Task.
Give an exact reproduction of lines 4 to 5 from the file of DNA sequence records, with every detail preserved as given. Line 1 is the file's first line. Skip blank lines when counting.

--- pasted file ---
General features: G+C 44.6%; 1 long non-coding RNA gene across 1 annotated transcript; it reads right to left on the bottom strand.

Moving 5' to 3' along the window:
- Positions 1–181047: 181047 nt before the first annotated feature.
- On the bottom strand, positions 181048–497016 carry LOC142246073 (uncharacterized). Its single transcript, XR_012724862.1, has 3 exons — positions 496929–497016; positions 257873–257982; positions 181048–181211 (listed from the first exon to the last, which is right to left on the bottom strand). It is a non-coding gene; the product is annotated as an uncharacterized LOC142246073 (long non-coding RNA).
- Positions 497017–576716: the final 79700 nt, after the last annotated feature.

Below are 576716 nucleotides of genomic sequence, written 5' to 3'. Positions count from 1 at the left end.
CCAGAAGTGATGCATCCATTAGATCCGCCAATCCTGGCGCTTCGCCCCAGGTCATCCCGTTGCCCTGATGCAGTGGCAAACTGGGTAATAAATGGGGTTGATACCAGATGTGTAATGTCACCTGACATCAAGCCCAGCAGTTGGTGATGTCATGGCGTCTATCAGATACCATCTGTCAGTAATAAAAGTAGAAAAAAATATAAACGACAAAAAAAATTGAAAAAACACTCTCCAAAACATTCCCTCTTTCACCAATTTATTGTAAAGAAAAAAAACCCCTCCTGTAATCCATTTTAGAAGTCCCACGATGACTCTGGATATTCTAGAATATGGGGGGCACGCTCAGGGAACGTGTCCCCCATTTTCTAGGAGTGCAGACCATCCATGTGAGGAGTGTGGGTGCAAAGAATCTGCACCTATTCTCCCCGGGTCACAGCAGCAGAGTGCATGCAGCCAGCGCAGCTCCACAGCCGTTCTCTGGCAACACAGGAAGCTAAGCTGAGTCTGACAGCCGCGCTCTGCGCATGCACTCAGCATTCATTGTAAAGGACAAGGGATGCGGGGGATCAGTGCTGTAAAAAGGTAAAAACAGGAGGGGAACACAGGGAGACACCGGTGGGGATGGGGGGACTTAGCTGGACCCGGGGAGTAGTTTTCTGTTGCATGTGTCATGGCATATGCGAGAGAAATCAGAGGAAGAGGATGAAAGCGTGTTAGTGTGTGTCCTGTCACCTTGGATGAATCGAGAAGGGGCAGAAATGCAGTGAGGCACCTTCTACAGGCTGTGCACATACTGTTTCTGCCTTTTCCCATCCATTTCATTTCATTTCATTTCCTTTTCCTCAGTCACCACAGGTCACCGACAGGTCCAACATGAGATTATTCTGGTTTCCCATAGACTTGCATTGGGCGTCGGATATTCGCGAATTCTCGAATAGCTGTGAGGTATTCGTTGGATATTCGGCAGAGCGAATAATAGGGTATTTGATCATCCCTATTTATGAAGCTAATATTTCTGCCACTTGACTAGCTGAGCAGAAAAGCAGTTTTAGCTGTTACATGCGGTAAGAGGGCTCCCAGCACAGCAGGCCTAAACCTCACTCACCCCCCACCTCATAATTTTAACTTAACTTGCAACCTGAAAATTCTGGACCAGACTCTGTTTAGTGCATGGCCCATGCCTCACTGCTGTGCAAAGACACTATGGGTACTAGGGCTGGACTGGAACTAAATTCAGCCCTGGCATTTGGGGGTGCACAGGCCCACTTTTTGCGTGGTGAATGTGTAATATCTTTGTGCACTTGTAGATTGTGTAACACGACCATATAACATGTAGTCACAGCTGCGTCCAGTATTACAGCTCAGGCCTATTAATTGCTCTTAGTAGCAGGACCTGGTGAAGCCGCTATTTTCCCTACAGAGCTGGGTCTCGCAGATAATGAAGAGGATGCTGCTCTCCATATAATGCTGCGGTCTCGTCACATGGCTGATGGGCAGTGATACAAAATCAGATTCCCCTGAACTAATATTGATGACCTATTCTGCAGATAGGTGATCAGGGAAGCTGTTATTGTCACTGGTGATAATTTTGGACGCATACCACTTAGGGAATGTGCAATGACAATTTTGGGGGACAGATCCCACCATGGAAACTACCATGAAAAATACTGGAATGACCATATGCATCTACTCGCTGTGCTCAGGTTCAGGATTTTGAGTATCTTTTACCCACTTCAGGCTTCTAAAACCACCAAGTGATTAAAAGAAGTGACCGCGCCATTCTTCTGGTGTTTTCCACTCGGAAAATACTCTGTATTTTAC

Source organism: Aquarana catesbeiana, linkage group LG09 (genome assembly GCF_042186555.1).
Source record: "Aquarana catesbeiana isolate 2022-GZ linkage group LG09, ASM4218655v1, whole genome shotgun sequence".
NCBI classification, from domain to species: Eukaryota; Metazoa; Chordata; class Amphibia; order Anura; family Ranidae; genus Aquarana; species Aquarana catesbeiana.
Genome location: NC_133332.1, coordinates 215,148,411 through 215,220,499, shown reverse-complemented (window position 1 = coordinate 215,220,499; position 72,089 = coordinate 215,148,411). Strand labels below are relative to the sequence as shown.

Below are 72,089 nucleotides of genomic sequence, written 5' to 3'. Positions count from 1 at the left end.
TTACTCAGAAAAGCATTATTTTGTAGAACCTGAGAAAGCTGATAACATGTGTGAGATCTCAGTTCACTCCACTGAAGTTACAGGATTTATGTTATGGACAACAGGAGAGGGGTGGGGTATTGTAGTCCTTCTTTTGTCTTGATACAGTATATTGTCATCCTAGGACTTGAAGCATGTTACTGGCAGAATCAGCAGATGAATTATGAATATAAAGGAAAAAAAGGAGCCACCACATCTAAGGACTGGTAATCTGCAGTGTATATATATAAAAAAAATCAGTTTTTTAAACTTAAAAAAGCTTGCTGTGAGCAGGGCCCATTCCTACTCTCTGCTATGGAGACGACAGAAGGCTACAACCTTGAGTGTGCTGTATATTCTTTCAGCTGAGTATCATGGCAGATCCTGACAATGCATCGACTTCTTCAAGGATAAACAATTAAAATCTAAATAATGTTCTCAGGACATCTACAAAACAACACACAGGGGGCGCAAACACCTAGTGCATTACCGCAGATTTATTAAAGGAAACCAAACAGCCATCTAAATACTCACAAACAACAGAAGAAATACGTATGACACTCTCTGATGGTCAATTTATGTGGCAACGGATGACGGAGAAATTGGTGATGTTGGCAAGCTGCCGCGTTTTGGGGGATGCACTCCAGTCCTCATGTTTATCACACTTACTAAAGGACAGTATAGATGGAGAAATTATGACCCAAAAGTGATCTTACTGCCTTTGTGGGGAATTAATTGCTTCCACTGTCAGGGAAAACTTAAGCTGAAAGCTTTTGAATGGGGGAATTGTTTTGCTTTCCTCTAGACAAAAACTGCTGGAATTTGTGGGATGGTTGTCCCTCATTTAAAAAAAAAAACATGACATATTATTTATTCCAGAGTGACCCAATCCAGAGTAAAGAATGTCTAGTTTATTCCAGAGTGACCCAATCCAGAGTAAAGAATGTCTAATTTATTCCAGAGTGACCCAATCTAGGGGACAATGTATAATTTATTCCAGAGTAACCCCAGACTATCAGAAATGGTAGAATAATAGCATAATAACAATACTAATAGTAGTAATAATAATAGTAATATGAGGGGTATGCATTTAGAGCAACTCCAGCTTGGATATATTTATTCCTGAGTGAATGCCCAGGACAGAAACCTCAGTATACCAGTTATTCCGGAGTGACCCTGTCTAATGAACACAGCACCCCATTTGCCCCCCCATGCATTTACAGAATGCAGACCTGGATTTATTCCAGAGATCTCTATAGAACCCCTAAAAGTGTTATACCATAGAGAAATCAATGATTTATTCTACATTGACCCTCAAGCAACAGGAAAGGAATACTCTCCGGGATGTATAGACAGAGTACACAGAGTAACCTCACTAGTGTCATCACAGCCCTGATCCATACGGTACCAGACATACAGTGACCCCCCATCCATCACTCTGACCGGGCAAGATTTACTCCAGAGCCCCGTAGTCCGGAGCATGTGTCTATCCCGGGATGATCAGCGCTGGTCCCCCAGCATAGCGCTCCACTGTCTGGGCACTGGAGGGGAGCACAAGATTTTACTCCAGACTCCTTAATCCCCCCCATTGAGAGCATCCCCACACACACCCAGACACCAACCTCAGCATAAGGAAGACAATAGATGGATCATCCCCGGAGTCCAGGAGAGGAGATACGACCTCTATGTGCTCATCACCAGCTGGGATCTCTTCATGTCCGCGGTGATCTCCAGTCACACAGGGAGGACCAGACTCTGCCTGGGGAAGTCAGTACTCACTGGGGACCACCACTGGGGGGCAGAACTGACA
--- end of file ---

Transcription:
- On the bottom strand, positions 181048–497016 carry LOC142246073 (uncharacterized). Its single transcript, XR_012724862.1, has 3 exons — positions 496929–497016; positions 257873–257982; positions 181048–181211 (listed from the first exon to the last, which is right to left on the bottom strand). It is a non-coding gene; the product is annotated as an uncharacterized LOC142246073 (long non-coding RNA).
- Positions 497017–576716: the final 79700 nt, after the last annotated feature.